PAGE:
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Christmas Around The World - Portugal

29 Nov 2020

We leave Christmas in Poland behind and travel a short distance to Portugal, just 2,518km southwest.

Home to the world's oldest bookstore and one of the oldest universities, Portugal is situated on the west coast of the Iberian Peninsula, with Spain on its east border. Portugal covers an area of 92,391 square km and has a population of over 10 million people.

Portugal has produced some names you may have heard of: Ferdinand Magellan (the famous explorer who circumnavigated the earth) and more recently a couple of great names in football with Cristiano Ronaldo and José Mourinho.

The south coast region of Portugal, the Algarve, is very popular with tourists and expats. It's well known for its seafood, beaches and golf courses.

So, how do they celebrate Christmas in Portugal?


Christmas in Portugal is celebrated on 25th December.

Religious Influence

Around 85% of the Portuguese population are Roman Catholics.


Every Church has its own nativity scene called the ‘presépio’, and many homes will also have smaller nativity scenes. Home nativity scenes are often arranged by the children of the household. Some shops and clubs will have massive nativity scenes with over 100 figures, waterfalls, moving windmills, and lights. Christmas Trees are also very popular.


Christmas around the world - Portugal - Christmas baubles

Image by Gerd Altmann from Pixabay


Pai Natal’ (Father Christmas) is thought to leave presents under the family Christmas Tree or in shoes left by the fireplace on Christmas Eve. Some areas believe that Baby Jesus leaves the presents, instead of Father Christmas. After the main Christmas meal on Christmas Eve, many people will go to church for the ‘Missa do Galo’ (‘Mass of the rooster’). During the Missa do Galo, people will queue up to kiss an image of Baby Jesus which is then placed in the Church’s nativity scene.

After the service, people go home and open their Christmas presents. When children come back from the service, a baby Jesus figure ‘magically appears’ in their home nativity scene (placed there by the parents secretly before the service) which means that presents have been brought – if there’s no baby Jesus then there aren’t any presents. Depending on the family, the children may only be able to open a few presents in the evening, and the rest will be opened on Christmas morning. For people who don’t go to the Church service, the presents are put under the tree while the family is asleep and they’re then opened in the morning.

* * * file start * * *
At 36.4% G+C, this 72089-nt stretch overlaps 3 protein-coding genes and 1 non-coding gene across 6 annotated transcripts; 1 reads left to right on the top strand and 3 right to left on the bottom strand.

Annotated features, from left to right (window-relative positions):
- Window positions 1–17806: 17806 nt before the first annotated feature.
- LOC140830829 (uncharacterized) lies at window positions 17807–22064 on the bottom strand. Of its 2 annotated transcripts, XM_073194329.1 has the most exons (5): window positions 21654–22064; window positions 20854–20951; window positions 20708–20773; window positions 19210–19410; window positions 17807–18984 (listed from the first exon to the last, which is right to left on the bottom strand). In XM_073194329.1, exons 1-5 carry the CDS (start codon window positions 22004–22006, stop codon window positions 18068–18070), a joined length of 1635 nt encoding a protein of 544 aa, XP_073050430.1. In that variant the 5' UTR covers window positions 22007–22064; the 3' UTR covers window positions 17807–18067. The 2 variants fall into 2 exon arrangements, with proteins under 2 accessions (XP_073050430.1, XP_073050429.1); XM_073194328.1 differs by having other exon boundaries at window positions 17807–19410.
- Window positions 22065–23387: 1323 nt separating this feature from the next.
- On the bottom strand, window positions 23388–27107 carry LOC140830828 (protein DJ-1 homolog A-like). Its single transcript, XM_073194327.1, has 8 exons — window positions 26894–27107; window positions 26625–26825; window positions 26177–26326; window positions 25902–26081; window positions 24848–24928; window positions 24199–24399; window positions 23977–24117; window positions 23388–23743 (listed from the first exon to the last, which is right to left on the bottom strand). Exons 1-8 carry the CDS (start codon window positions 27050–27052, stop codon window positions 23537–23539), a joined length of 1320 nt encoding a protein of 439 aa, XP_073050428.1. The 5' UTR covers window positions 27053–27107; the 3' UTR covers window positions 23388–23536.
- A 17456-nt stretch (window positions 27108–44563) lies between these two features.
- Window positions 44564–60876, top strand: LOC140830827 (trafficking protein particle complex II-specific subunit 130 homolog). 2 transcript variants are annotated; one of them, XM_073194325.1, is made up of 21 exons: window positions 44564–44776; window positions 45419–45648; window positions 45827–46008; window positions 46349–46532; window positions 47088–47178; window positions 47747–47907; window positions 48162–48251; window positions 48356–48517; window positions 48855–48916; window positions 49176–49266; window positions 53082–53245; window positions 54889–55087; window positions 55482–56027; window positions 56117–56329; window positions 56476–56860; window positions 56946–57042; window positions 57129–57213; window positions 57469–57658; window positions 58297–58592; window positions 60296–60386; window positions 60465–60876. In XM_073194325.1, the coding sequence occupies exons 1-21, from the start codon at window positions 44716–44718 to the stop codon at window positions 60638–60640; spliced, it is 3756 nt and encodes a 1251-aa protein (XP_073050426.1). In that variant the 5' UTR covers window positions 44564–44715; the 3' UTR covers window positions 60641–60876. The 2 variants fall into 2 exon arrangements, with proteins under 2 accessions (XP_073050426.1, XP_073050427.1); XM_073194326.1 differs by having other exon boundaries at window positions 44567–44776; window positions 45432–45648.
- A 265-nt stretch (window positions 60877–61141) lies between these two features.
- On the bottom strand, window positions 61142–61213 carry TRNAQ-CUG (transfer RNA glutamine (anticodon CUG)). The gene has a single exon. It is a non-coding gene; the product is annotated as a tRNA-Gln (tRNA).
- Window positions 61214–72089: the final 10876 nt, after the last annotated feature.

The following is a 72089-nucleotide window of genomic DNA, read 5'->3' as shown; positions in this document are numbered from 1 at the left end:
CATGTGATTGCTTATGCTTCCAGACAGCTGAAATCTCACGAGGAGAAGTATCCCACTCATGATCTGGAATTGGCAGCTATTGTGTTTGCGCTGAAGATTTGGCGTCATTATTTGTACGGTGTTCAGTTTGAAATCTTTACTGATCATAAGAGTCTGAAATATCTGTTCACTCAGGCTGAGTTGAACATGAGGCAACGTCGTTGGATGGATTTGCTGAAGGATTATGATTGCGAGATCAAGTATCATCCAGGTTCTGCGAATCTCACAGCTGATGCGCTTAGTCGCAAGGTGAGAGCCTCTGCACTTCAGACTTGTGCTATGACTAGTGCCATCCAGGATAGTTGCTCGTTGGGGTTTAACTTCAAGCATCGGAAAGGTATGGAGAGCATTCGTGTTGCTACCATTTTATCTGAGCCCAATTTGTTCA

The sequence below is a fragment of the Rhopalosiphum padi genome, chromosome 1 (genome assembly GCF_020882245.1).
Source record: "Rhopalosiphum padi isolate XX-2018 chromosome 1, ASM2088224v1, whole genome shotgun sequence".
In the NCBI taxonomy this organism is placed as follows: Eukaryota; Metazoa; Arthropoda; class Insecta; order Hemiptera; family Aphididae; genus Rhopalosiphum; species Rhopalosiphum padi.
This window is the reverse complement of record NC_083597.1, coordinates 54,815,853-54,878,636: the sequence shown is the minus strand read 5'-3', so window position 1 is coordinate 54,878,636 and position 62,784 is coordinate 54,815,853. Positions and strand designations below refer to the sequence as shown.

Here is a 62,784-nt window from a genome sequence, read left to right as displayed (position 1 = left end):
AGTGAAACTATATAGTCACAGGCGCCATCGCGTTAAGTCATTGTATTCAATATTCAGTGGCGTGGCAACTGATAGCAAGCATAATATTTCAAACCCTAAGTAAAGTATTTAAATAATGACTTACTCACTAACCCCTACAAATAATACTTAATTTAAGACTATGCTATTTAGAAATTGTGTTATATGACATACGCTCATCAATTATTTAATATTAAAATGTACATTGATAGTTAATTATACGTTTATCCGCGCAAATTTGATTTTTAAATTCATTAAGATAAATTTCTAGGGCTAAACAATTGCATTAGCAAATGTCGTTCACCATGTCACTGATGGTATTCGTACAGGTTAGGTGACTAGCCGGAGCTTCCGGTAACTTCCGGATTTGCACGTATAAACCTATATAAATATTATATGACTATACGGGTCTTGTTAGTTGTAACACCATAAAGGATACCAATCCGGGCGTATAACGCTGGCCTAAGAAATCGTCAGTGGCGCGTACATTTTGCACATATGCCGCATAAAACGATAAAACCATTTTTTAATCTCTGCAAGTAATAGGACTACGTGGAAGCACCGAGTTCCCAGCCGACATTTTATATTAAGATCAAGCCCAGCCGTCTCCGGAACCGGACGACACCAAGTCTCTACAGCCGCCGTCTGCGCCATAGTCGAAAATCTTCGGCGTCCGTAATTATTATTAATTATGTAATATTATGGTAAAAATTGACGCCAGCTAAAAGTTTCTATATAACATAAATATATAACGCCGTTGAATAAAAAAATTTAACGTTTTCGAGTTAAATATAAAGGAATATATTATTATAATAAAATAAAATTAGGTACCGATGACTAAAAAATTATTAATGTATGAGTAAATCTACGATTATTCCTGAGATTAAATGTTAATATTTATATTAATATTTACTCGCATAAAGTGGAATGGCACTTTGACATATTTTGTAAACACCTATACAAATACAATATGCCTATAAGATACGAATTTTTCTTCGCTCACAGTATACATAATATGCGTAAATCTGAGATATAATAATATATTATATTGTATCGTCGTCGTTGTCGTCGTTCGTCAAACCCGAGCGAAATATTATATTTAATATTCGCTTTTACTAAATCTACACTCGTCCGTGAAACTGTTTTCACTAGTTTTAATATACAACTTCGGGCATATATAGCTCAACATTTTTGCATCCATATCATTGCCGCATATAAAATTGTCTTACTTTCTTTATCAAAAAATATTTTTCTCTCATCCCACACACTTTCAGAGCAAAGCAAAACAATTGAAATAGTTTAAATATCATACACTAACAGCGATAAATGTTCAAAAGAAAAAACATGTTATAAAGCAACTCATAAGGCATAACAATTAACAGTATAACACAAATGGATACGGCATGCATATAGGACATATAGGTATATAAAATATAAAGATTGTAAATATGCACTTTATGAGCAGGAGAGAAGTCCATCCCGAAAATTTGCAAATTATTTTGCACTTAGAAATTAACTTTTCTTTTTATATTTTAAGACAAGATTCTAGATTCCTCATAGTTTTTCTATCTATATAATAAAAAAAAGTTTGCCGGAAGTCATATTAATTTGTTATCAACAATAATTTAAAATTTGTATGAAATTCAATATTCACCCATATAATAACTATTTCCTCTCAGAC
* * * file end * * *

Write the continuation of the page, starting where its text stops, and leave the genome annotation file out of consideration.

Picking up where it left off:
In Penamacor there’s a tradition called the ‘Christmas Madeiro’ where young men (traditionally about to go into compulsory military service, although this isn’t a thing anymore) ‘steal’ (nowadays, it’s paid for afterwards or discreetly donated) trees/wood to make a giant fire in the church yard where people gather to chat and sing.

After Christmas, groups of people go house to house with an image of Baby Jesus in a manger, singing ‘January songs’ with small instruments. The owner of the house, when they knock, should invite them in and provide them with snack and some wine or brandy, the singer will then sing songs of praise for them. If you don’t answer or fail to provide them with adequate food and drink then they may sing insulting songs at you.


The traditional Christmas meal is called ‘Consoada’ and is eaten during the evening of Christmas Eve. The main dish is usually codfish with green vegetables and boiled potatoes. This is then followed by other dishes such as; shellfish, wild meats, and other expensive foods. A table in the living room, at Christmas, is covered with all sorts of traditional foods including; cakes, fried cookies, nuts, and turkey.

Different regions have different popular desserts; for example, in the north, 'Lampreia de ovos' (sugary egg yolks made into the shape of a fish) and rice pudding are popular. French toast (‘rabanadas’) is popular county-wide, along with ‘filhós’ which are fried dough sprinkled with sugar and cinnamon.

Traditional Christmas cake is called ‘Bolo Rei’ (‘King Cake’) and is made with candied fruit. A broad bean and a token/small gift are hidden inside the cake – if you get the broad bean, you have to pay for the next year’s cake, and if you get the token then you get to keep said token/small gift.

Everyone also gets together for a lunch on Christmas Day. Porto wine and other traditional liquors are popular drinks over the Christmas period.

Our next Christmas destination looks at Christmas in Puerto Rico.